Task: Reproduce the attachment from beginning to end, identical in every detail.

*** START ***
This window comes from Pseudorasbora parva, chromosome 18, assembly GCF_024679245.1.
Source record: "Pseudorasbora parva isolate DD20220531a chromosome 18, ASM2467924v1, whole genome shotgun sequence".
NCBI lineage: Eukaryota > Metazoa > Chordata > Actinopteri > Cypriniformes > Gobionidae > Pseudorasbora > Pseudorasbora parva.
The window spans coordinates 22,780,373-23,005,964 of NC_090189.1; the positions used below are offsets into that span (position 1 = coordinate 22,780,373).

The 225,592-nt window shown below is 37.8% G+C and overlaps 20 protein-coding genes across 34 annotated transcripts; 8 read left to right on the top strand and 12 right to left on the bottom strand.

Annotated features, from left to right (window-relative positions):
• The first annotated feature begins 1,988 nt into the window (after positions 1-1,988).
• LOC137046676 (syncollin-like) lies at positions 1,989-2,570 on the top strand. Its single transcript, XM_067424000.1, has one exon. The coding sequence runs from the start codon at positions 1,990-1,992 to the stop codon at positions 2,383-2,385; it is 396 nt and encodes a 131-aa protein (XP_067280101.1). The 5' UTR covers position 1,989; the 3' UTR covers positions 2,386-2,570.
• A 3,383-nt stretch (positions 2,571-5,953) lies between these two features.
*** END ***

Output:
This window comes from Pseudorasbora parva, chromosome 18, assembly GCF_024679245.1.
Source record: "Pseudorasbora parva isolate DD20220531a chromosome 18, ASM2467924v1, whole genome shotgun sequence".
NCBI lineage: Eukaryota > Metazoa > Chordata > Actinopteri > Cypriniformes > Gobionidae > Pseudorasbora > Pseudorasbora parva.
The window spans coordinates 22,780,373-23,005,964 of NC_090189.1; the positions used below are offsets into that span (position 1 = coordinate 22,780,373).

The 225,592-nt window shown below is 37.8% G+C and overlaps 20 protein-coding genes across 34 annotated transcripts; 8 read left to right on the top strand and 12 right to left on the bottom strand.

Annotated features, from left to right (window-relative positions):
• The first annotated feature begins 1,988 nt into the window (after positions 1-1,988).
• LOC137046676 (syncollin-like) lies at positions 1,989-2,570 on the top strand. Its single transcript, XM_067424000.1, has one exon. The coding sequence runs from the start codon at positions 1,990-1,992 to the stop codon at positions 2,383-2,385; it is 396 nt and encodes a 131-aa protein (XP_067280101.1). The 5' UTR covers position 1,989; the 3' UTR covers positions 2,386-2,570.
• A 3,383-nt stretch (positions 2,571-5,953) lies between these two features.